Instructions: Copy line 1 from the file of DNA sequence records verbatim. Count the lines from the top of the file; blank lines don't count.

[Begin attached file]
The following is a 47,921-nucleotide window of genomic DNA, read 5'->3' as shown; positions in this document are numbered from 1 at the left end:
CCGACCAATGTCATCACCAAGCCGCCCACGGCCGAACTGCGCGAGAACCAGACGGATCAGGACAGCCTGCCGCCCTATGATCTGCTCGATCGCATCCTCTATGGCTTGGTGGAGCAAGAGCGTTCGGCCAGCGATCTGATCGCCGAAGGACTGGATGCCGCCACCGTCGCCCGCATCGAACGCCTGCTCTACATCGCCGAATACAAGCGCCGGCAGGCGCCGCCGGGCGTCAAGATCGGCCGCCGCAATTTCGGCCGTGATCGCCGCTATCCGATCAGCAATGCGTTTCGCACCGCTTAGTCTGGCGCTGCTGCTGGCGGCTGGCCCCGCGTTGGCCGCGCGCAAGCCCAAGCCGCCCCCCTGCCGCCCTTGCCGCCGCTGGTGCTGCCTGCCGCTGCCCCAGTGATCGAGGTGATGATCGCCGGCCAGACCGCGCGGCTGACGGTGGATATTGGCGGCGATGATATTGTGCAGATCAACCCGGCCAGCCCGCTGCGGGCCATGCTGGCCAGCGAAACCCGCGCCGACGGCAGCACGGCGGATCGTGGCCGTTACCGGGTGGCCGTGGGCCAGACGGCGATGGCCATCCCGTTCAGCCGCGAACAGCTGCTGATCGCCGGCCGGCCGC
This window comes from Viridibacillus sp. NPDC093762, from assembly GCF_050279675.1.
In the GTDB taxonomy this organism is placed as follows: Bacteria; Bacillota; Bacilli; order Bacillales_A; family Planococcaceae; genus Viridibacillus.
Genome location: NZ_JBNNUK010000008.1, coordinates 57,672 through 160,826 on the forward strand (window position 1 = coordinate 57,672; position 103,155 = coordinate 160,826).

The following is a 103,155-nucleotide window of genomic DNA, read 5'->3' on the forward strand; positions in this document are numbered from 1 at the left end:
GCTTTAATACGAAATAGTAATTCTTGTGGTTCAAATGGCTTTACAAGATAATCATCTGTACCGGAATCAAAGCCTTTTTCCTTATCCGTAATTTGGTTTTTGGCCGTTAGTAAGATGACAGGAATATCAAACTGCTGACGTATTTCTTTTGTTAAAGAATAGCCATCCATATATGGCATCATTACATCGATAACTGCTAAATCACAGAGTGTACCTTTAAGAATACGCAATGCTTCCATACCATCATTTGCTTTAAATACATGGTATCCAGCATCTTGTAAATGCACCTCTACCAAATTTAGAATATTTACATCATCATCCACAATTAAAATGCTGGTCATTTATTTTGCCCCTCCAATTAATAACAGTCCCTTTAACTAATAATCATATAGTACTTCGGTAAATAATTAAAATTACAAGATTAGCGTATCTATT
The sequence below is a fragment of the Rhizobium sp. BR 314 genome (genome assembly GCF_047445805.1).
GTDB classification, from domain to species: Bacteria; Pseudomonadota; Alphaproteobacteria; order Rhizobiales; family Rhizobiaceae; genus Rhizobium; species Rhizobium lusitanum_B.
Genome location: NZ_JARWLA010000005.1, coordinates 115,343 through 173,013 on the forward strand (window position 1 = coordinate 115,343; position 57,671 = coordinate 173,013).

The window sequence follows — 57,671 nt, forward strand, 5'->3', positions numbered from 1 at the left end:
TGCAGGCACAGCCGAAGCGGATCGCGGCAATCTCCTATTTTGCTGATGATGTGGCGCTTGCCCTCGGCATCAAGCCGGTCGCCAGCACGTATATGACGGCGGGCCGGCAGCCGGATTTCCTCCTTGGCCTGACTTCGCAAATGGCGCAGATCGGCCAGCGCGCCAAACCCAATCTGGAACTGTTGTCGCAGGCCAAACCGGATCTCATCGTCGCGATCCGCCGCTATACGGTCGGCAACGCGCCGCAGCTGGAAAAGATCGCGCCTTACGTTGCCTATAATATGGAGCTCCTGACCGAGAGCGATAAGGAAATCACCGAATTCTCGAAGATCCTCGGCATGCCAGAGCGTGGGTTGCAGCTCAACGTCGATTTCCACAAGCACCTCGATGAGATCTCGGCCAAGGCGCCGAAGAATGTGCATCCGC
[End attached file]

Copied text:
The following is a 47,921-nucleotide window of genomic DNA, read 5'->3' as shown; positions in this document are numbered from 1 at the left end: